Each month the Food Management editorial team hosts in-depth, intimate conversations with industry icons and thought leaders on topics including hiring, new concepts, consumer trends, management and menu development.
NYU’s Chef Tatiana Ortiz dives into summer in the city
NYU’s Chef Tati helped students through the pandemic boredom with her fun Tuesdays with Tati social media series, in which she demonstrated food “hacks” that could be easily done with dining hall items. Now, as summer heats up and New York City begins to come back to life after a long 18 months, Tatiana Ortiz prepares for innovative future menus, even as uncertainty still plays a role, especially on the catering side of things.
Ortiz describes early life in Columbia, her NYC roots and how flavors from around the world can combine into entirely something new depending on the chef. When Ortiz first came to live in New York as a teen, her persistence got her started in catering jobs which led to her current position at NYU. Preferring to go the extra mile on the job, Ortiz is optimistic about the rest of year, but cautiously so. She’s waiting to see what happens next, honing her culinary skills to nourish the campus community no matter what the future may hold.
One On One With: High school students grow beef for use in their cafeteria meal program
Students at Indian Creek High School in Indiana’s Nineveh-Hensley-Jackson United School Corp. district have been raising a number of beef cattle given to the school by the Creek Cattle Co. When they reach maturity this summer, Creek Cattle will process them into meat that the school meal program will then serve to students. The initiative thus has both an educational component for not only the students involved with taking care of the animals but others who will benefit from the experience to learn more about where food comes from while also knowing that the meat they are eating is from cows that were well cared for during their lives.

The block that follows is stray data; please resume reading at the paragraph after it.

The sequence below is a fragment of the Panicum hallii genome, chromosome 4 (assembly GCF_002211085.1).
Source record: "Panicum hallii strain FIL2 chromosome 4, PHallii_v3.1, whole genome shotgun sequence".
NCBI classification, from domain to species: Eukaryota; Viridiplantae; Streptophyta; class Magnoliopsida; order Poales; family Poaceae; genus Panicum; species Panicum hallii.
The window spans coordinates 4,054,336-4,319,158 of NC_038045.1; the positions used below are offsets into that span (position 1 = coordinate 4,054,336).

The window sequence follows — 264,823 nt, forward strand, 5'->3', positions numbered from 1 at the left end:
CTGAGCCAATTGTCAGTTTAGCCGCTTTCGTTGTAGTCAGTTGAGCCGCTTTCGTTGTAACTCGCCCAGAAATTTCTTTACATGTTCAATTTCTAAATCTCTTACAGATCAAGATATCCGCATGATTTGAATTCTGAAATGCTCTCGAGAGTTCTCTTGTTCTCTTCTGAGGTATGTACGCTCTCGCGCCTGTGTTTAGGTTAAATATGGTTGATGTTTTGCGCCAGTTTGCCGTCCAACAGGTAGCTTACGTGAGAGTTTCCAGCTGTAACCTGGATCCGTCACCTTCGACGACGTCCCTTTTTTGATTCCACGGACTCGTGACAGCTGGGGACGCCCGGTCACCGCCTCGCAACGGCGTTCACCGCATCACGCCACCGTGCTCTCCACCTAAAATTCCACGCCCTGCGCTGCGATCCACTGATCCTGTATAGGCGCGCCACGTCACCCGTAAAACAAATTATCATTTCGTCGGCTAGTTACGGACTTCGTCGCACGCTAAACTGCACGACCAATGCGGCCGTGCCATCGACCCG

In this FM One On One podcast interview, Carol Schaaf, director of food service for the district, talks about the school-raised beef program, how she plans to use the resultant product and the benefits in general of this and related farm-to-school initiatives.
Kendal’s new a “zen-inspired” senior community will feature partnership with noted veg restaurant
Pennsylvania-based Kendal, which operates over a dozen CCRCs around the country, is in the process of developing Enso Village, a $300 million continuing care retirement community in Healdsburg, California, in conjunction with Greenbrier Development and the San Francisco Zen Center. The company describes Enso Village as “a zen-inspired life plan community [that will] focus on mindful aging, the joys of nature, environmental stewardship, contemplative care and healthy life choices for adults 60+”.
As part of that focus, Kendal is partnering with Greens, a landmark vegetarian restaurant in San Francisco’s Fort Mason district. Greens will work with Kendal on recipe development and fostering and expanding relationships with area growers as a big focus of the dining program will be on locally sourced, fresh product.
In this FM One On One podcast interview, Ben Butler, Kendal’s vice president of culinary services, talks about Enso Village and the plans for its dining component. He notes that as
planning for the community proceeds, he will be looking for an executive chef with the experience and expertise to manage its very specialized dining program.
On On One: Lehigh University Sodexo Executive Chef John Hynes says yes to flavor, no to drama
We talk about campus life as we emerge from the pandemic, Jamaican food like oxtail and dumplings, how college students’ eating habits are evolving and how a dining team can keep it together and even thrive during stressful times. One secret? No drama.
Mary Schutz on making workplace safety work for your food service team
It seems there’s a lot of information out there for the ergonomics of desk work, but back-of-the-house foodservice advice is harder to find. We spoke to Food and Nutrition Coordinator Mary Schutz about her project to help everyone ditch bad habits and move better in order to feel better. This is a major step toward avoiding injury doing everything that must be done to keep a foodservice operation up and running.
Schutz says you can never take away the physical work that goes into this job, but there are scientifically proven steps everyone can take to make things safer, more efficient and just smoother for those showing up to work every day.
We take a deep dive into the types of injuries that can occur and Shutz shares with us some of the solutions that she and her team are currently putting into practice after working with experts in workplace ergonomics.
One On One: Seattle Public Schools builds menus tailored to students and the learning experience
Director of Food and Nutrition Aaron Smith is designing menus based on geographic populations throughout the city of Seattle and partnering with teachers for lesson-based menu items in his second year at the district.